We entered the party while I was still a little nervous, only to sink into an environment of comfort. The party had a mixed crowd – from transgender people to gay men, and lesbian women. Initially, I felt a little left out and sat in a corner nursing my mocktail and observing the people around me. It was liberating for me, a straight woman, to see to see my friend, who otherwise is a shy man and a closeted gay, to come out in the open and interact (even flirt!) with people- accepting drinks from them, exchanging phone numbers and dancing. I can only wonder how liberating it must have been for him the first time he attended one of these parties and why, even though he doesn’t like the crowd much, he likes to attend these parties every once in a while.

I was talking to some of his friends who told me that these parties happened every Tuesday and Saturday. They also told me about Central Park in Connaught Place which also hosts several LGBTQ+ events.

I was soon asked to join them on the dance floor and, for the first time in the entire 19 years of my life, was hit on by someone. All I could do was smile at her and let her know about my preferences!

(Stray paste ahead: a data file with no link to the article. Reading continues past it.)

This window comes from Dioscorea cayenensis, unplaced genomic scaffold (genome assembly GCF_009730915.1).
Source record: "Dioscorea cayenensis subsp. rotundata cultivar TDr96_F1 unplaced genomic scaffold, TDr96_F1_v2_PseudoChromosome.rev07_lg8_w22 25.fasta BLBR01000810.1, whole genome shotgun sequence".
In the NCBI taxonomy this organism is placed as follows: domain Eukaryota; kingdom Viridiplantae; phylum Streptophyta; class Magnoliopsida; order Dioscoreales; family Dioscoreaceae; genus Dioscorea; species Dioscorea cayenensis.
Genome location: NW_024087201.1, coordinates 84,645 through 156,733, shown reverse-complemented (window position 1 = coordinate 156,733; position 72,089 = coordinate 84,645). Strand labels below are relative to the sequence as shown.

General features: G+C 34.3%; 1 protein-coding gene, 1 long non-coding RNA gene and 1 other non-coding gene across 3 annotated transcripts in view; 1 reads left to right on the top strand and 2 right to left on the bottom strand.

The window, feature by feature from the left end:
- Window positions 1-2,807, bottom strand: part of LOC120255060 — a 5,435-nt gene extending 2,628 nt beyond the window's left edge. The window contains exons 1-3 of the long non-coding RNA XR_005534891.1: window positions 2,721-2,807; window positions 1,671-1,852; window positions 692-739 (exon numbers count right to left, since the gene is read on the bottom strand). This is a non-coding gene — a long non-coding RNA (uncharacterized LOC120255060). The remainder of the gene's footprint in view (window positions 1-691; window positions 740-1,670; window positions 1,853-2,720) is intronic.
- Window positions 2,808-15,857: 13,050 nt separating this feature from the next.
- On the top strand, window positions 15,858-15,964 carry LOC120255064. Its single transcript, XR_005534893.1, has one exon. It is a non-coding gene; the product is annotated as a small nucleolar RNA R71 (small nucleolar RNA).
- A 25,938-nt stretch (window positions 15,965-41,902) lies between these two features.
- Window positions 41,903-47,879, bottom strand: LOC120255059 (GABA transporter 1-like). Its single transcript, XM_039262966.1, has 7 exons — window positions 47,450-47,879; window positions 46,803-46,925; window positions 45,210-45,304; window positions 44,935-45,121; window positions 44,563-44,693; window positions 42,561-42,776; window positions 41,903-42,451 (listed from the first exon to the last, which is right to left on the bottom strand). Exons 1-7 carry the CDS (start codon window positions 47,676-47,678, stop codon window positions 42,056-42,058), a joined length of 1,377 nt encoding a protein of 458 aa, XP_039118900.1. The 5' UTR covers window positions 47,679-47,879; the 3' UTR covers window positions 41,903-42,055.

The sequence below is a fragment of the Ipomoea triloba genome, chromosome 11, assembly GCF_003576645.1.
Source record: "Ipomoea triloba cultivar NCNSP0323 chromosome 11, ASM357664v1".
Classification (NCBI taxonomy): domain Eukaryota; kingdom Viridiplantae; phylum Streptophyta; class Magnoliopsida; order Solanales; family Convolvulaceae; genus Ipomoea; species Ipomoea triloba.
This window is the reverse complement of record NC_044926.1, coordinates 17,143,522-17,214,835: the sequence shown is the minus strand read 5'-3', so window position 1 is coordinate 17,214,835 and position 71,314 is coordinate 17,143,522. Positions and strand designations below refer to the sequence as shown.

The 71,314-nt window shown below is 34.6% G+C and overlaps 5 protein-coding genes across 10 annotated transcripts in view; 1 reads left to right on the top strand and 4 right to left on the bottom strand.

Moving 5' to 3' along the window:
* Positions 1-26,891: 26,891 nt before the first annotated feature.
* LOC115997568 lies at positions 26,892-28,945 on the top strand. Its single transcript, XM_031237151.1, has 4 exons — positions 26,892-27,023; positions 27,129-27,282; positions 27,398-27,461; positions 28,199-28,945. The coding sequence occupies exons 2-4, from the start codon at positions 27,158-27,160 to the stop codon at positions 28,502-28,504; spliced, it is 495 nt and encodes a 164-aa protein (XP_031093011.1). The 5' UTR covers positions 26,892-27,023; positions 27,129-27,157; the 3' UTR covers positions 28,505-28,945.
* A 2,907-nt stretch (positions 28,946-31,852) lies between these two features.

Image credits: princeton.edu

Akshara Srivastava
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The sixth Delhi Queer Pride 2013 was conducted on Sunday, 24th November 2013 at 3pm. People assembled at the Corner of Barakhamba Road and Tolstoy Marg basking in the glory of the rainbow colors! With shouts of “Hum Anek Hai” and “One India”, people joined in to celebrate the diversity within the gender spectrum fighting for the cause of gender equality.

Here are a few pictures that demonstrates in city in spirit of the rainbow colours!